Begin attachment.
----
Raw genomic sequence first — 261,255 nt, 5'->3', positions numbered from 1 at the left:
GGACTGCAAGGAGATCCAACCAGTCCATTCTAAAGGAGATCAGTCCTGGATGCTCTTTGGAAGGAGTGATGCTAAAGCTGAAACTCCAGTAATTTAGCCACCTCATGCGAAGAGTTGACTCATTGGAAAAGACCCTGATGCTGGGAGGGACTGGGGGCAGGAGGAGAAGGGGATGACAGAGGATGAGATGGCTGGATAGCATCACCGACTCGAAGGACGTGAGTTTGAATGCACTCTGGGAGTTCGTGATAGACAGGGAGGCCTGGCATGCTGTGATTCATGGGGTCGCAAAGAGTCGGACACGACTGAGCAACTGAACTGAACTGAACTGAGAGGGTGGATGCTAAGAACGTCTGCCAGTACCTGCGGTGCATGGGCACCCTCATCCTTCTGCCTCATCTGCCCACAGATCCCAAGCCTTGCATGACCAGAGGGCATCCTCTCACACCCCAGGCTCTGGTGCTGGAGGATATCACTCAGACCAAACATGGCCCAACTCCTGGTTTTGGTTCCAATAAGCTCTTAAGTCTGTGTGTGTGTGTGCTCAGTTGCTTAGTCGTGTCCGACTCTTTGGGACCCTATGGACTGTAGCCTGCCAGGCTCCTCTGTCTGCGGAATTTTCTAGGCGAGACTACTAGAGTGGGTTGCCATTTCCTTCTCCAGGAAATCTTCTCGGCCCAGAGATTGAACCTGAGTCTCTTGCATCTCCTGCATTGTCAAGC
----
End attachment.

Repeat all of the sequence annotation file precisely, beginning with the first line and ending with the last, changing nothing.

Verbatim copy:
Raw genomic sequence first — 261,255 nt, 5'->3', positions numbered from 1 at the left:
GGACTGCAAGGAGATCCAACCAGTCCATTCTAAAGGAGATCAGTCCTGGATGCTCTTTGGAAGGAGTGATGCTAAAGCTGAAACTCCAGTAATTTAGCCACCTCATGCGAAGAGTTGACTCATTGGAAAAGACCCTGATGCTGGGAGGGACTGGGGGCAGGAGGAGAAGGGGATGACAGAGGATGAGATGGCTGGATAGCATCACCGACTCGAAGGACGTGAGTTTGAATGCACTCTGGGAGTTCGTGATAGACAGGGAGGCCTGGCATGCTGTGATTCATGGGGTCGCAAAGAGTCGGACACGACTGAGCAACTGAACTGAACTGAACTGAGAGGGTGGATGCTAAGAACGTCTGCCAGTACCTGCGGTGCATGGGCACCCTCATCCTTCTGCCTCATCTGCCCACAGATCCCAAGCCTTGCATGACCAGAGGGCATCCTCTCACACCCCAGGCTCTGGTGCTGGAGGATATCACTCAGACCAAACATGGCCCAACTCCTGGTTTTGGTTCCAATAAGCTCTTAAGTCTGTGTGTGTGTGTGCTCAGTTGCTTAGTCGTGTCCGACTCTTTGGGACCCTATGGACTGTAGCCTGCCAGGCTCCTCTGTCTGCGGAATTTTCTAGGCGAGACTACTAGAGTGGGTTGCCATTTCCTTCTCCAGGAAATCTTCTCGGCCCAGAGATTGAACCTGAGTCTCTTGCATCTCCTGCATTGTCAAGC